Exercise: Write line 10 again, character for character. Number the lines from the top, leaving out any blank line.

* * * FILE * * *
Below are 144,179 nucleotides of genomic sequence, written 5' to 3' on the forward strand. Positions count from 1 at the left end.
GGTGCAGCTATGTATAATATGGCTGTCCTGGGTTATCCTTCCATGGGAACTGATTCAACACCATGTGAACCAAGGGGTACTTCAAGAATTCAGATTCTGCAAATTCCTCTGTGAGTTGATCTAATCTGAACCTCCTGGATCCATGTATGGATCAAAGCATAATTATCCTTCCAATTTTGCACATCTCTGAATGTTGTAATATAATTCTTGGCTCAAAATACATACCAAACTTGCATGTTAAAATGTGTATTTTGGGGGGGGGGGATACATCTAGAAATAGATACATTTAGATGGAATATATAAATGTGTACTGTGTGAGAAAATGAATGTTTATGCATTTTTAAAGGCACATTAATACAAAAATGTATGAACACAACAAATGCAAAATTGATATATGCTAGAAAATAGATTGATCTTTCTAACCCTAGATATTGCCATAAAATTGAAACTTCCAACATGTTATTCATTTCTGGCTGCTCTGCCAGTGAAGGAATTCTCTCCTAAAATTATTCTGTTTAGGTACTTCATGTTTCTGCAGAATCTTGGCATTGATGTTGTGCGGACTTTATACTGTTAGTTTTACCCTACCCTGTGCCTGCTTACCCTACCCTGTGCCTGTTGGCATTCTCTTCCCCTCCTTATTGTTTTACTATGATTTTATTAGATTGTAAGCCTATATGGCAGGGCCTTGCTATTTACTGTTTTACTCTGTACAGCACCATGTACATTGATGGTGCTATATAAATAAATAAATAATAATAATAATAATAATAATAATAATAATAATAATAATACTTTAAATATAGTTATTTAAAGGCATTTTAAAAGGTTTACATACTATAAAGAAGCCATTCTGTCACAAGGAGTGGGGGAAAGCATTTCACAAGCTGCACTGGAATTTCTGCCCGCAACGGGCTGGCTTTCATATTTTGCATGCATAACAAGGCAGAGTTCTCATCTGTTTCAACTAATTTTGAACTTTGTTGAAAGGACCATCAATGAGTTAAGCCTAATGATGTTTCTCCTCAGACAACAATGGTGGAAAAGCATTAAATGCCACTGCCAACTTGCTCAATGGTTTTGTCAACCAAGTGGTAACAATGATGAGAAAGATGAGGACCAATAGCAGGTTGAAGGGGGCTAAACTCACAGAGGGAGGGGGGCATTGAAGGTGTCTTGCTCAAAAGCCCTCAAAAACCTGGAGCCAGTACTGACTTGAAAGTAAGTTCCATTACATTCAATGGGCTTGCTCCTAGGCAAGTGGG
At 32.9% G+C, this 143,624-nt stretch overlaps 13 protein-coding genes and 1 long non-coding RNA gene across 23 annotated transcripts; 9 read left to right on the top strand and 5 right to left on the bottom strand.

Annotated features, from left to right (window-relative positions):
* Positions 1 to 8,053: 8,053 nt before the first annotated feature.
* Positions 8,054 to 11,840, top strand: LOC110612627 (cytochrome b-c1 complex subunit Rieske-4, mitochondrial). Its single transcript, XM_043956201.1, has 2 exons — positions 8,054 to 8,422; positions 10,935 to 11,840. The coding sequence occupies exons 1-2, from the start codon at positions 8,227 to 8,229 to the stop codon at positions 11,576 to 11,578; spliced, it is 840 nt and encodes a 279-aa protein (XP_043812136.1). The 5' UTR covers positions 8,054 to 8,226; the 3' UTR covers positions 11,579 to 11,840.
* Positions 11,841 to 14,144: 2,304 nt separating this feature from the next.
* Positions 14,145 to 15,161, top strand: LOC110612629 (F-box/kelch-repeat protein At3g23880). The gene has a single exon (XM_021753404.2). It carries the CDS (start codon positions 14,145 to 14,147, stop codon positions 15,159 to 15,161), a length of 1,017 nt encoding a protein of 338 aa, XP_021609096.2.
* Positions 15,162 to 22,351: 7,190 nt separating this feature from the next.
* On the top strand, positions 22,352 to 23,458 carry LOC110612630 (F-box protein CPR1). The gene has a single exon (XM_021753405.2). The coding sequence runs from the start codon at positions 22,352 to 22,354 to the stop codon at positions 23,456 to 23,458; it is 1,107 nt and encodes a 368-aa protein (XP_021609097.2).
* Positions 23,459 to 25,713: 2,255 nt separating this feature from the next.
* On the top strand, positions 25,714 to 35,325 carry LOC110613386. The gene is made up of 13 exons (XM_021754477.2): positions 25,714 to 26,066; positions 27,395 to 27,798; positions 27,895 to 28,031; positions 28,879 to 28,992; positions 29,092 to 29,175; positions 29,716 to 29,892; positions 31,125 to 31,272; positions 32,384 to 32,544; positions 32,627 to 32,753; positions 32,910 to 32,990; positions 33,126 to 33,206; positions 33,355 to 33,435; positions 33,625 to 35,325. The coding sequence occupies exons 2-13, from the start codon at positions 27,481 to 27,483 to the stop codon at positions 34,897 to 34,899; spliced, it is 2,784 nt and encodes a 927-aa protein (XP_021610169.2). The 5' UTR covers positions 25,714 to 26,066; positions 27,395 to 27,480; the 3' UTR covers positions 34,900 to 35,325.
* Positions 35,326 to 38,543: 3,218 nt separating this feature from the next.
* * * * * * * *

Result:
* On the top strand, positions 22,352 to 23,458 carry LOC110612630 (F-box protein CPR1). The gene has a single exon (XM_021753405.2). The coding sequence runs from the start codon at positions 22,352 to 22,354 to the stop codon at positions 23,456 to 23,458; it is 1,107 nt and encodes a 368-aa protein (XP_021609097.2).